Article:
The Little Master: Sachin Tendulkar
One hundred centuries — there is no doubt Sachin has combined his sheer genius and natural talent with dogged perseverance, discipline, endurance, humbleness, fair play, fitness and focus that has raised him to the level of the extraordinary, writes Siddharth Srivastava.
(Above): India’s Sachin Tendulkar celebrates after he scored his 100th century during an India-Bangladesh One Day International cricket match of Asia Cup in Dhaka, Mar. 16. Tendulkar is the only cricketer in the world to achieve this milestone. [Photo: Andrew Biraj | Reuters]
If there was a way to measure a country’s blood pressure, India’s would have been a level higher over the last year courtesy cricketing icon Sachin Tendulkar.
It was a little over 365 days that the cricket maestro was sitting on an unprecedented 99 international centuries scored over a career spanning more than two decades, a feat unlikely to be easily surpassed in cricket.
Cricket has manic followers in India simply because there isn’t any other sport where the country has achieved much global excellence, except hockey at one time in the past.
There are the odd sporting India heroes in tennis, badminton, boxing and archery but Sachin is the Tiger Woods or the Maradona or the Pele or the Mohammad Ali of India, all combined in one, ignoring of course the personal side of matters of some of the above mentioned icons.
Though Woods has lost it a bit professionally in the recent past, Sachin has persevered, cricket his focus and a happy family by his side for support. At his age nearing 40, most former cricketers are into the second stages of their professional lives doing sedentary jobs such as commentary, writing newspaper articles or qualifying as coaches or umpires to make a living.
(Above): Sachin’s fans worship him as the God of Cricket. [Photo: Padhaaro.com]
Sachin may have entertained a nation that has elevated him to the status of cricketing God and Indian sports first billionaire but getting to the 100th century did turn into a distraction that one could not avoid.
Over the last year, Sachin scored 30s, 50s, 60s, 80s and 90s in Australia and England, two countries big on cricket, but the biggest 100 ever in cricketing history eluded him far too long for anybody’s comfort.
There was talk that Sachin could be stuck on 99 forever like the great Don Bradman who ended his cricket career with an average shade under 100 runs per innings.
There were many whispers that suggested that Sachin should retire like his contemporary Rahul Dravid, another legend of the game and move on.
Dravid has said he is looking forward to enjoying life’s simple pleasures such as dropping his kids to school and buying grocery for his family which is always exciting initially, but not always.
(Above): Sachin looks up at the sky after he scored his 100th century during an India-Bangladesh One Day International cricket match of Asia Cup in Dhaka, Mar. 16. Tendulkar is the only cricketer in the world to achieve this milestone. [Photo: Andrew Biraj | Reuters]
While Sachin was not out of form the past year, he was certainly playing below his usually high standards. Clearly, the 100th century was weighing on his mind, his teammates and the rest of the country.
For some time the record turned into a sticking matter that one wants out of the way to get on with other stuff in life, like a daily traffic jam to work.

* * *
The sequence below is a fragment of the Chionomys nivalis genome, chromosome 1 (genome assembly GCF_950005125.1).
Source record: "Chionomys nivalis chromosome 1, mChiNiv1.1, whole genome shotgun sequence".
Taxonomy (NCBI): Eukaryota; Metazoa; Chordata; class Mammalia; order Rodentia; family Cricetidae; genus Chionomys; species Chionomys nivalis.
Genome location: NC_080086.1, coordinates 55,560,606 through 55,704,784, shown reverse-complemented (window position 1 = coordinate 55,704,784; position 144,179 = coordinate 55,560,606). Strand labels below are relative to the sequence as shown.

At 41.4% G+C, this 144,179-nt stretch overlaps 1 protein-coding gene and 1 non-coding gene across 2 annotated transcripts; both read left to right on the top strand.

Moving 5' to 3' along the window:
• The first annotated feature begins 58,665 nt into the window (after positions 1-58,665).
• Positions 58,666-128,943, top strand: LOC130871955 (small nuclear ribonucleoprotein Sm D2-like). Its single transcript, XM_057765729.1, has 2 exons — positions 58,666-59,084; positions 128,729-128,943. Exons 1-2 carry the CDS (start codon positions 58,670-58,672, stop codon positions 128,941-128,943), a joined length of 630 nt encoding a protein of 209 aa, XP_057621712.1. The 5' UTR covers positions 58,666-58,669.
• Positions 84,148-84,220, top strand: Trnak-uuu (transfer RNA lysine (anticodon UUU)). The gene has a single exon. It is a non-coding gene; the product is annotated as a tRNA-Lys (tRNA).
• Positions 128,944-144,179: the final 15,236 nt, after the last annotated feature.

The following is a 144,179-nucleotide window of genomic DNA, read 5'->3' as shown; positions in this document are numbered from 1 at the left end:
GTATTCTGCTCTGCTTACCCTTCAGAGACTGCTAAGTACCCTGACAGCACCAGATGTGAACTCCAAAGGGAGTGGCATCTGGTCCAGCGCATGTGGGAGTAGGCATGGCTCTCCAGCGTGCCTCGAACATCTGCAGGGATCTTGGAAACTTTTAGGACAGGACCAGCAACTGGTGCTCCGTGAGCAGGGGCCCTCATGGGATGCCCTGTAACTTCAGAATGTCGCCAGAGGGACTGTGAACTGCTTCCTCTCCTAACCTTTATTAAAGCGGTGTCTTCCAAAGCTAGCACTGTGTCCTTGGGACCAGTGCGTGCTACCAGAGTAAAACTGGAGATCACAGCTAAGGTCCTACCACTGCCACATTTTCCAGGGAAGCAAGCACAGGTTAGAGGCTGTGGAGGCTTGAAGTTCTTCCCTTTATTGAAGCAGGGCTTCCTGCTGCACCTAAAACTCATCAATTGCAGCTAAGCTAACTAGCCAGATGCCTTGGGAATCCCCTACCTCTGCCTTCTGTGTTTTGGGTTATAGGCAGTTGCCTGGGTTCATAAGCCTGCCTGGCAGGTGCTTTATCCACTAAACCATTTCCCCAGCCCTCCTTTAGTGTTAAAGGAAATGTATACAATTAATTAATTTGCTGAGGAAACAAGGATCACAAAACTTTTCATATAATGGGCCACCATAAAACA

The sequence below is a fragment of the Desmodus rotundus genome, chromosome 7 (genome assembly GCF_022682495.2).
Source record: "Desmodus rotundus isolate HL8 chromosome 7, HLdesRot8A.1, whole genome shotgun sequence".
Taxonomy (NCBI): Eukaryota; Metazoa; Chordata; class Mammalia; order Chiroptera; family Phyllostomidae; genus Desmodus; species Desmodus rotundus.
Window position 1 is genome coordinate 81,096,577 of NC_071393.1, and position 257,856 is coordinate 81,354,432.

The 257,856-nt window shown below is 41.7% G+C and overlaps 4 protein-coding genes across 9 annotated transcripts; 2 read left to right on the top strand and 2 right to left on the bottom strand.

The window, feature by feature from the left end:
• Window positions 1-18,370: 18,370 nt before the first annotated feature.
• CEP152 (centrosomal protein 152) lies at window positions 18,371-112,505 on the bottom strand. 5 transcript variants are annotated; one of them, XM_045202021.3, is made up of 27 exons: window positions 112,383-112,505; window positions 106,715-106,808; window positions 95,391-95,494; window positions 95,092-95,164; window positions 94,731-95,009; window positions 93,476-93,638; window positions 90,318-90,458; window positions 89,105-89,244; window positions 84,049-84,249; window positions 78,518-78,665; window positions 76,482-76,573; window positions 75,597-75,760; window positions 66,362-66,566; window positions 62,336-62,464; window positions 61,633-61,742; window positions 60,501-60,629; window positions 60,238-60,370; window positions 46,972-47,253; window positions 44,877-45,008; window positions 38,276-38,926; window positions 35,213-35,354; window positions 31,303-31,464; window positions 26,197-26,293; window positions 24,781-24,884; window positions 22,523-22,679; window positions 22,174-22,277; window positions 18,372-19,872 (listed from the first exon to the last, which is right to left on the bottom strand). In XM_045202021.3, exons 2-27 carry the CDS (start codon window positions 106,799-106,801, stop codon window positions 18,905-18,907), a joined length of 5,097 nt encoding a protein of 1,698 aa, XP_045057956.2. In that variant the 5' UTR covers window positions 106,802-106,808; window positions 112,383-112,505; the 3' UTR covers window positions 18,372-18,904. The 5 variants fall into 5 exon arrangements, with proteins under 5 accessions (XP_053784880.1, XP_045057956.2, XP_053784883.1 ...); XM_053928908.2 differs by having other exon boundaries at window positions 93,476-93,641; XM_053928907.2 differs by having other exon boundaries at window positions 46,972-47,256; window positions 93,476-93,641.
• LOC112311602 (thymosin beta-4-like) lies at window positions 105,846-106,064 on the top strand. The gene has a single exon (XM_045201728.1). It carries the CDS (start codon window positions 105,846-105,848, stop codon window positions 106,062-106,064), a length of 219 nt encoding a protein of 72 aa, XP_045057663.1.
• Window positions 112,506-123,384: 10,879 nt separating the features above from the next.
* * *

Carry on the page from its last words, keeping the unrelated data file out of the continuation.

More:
It hung about in a little recess of the mind of any cricketing fan who diligently logged on to the Internet or the TV or switched from music to radio commentary while driving whenever Sachin was on the crease, to not miss out on the big, once in a lifetime occasion.
This was not about registering what some wordy and effusive commentator ceaselessly uttered when Sachin crossed the milestone, but about clicking into one’s mind forever the expression of such super achievement.
(Above): Sachin’s fans worship him as the God of Cricket. [Photo: WorldCricketWatch.com]
There are not too many in Indian sports. The other one is also connected to cricket, when Kapil Dev, then captain of the team, lifted the World Cup in 1983 that turned the nation delirious. Everybody remembers that toothy smile.
Much relief was evident all round and also on Sachin’s face when he reached the landmark earlier this month against Bangladesh. It surely was like an unending ordeal getting over for the fan and probably much more for Sachin. It was like a flyover on a daily route forever under construction, like it usually happens in India, one day being opened to traffic. The respite is immeasurable.
There is no doubt Sachin has combined his sheer genius and natural talent with dogged perseverance, discipline, endurance, humbleness, fair play, fitness and focus that has raised him to the level of the extraordinary or even the ethereal. Following his 100th Sachin has said that he would like to continue playing as his passion for the game remains undiminished.
(Above): Indian painter Jagjot Singh Rubal touches up a painting to commemorate Sachin Tendulkar’s latest milestone. [Photo: AFP | Getty Images]
He also admitted that getting from 99 to 100 centuries was the toughest phase of his career due to the all the expectation and hype around him. The fans were getting uneasy for sure.
Despite his love for the game, it is evident that Sachin will not be around for too long, clocking the centuries, given the physical and mental rigors of international cricket.
Till he calls time, I will continue to follow him on the Internet, TV or radio. But, these occasions will be about the joy of watching a cricketing genius at work.
The stress is over and the BP is back to normal, for now.